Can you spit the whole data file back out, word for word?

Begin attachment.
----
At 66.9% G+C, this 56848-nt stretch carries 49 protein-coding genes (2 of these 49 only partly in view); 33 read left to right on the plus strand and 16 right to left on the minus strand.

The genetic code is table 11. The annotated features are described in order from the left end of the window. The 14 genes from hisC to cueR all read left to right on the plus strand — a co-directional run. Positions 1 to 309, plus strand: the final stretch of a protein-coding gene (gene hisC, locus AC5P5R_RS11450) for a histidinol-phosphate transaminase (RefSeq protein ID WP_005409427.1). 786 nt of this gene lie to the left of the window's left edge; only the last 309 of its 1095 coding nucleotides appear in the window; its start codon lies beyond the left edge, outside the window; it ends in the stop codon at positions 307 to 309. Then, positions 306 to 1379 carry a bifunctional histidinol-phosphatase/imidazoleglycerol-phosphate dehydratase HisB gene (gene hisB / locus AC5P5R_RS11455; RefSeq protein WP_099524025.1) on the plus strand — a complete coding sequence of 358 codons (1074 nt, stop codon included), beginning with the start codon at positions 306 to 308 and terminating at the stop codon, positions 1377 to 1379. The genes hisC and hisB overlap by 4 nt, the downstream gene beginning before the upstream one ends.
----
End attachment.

At 66.9% G+C, this 56848-nt stretch carries 49 protein-coding genes (2 of these 49 only partly in view); 33 read left to right on the plus strand and 16 right to left on the minus strand.

The genetic code is table 11. The annotated features are described in order from the left end of the window. The 14 genes from hisC to cueR all read left to right on the plus strand — a co-directional run. Positions 1 to 309, plus strand: the final stretch of a protein-coding gene (gene hisC, locus AC5P5R_RS11450) for a histidinol-phosphate transaminase (RefSeq protein ID WP_005409427.1). 786 nt of this gene lie to the left of the window's left edge; only the last 309 of its 1095 coding nucleotides appear in the window; its start codon lies beyond the left edge, outside the window; it ends in the stop codon at positions 307 to 309. Then, positions 306 to 1379 carry a bifunctional histidinol-phosphatase/imidazoleglycerol-phosphate dehydratase HisB gene (gene hisB / locus AC5P5R_RS11455; RefSeq protein WP_099524025.1) on the plus strand — a complete coding sequence of 358 codons (1074 nt, stop codon included), beginning with the start codon at positions 306 to 308 and terminating at the stop codon, positions 1377 to 1379. The genes hisC and hisB overlap by 4 nt, the downstream gene beginning before the upstream one ends.